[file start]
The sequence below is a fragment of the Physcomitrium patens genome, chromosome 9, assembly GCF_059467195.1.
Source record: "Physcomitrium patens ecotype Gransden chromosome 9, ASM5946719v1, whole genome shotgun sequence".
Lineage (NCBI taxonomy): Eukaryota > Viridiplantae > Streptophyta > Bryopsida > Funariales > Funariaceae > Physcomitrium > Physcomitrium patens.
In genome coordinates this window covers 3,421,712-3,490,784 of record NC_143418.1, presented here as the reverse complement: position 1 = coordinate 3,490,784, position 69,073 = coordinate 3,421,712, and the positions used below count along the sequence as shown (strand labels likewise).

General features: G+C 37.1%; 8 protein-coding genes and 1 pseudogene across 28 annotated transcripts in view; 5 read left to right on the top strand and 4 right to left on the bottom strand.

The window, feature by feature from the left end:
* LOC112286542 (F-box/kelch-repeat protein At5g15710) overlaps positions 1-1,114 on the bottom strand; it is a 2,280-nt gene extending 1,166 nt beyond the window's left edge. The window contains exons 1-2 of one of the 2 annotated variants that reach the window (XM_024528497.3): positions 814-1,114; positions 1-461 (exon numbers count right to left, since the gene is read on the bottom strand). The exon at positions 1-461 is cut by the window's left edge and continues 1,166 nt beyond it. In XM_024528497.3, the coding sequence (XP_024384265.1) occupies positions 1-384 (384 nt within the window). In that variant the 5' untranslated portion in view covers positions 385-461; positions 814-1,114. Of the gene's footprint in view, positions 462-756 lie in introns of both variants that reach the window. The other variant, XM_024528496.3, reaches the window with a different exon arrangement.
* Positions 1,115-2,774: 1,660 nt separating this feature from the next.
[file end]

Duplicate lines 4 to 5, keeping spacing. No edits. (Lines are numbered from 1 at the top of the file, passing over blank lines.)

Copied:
In genome coordinates this window covers 3,421,712-3,490,784 of record NC_143418.1, presented here as the reverse complement: position 1 = coordinate 3,490,784, position 69,073 = coordinate 3,421,712, and the positions used below count along the sequence as shown (strand labels likewise).

General features: G+C 37.1%; 8 protein-coding genes and 1 pseudogene across 28 annotated transcripts in view; 5 read left to right on the top strand and 4 right to left on the bottom strand.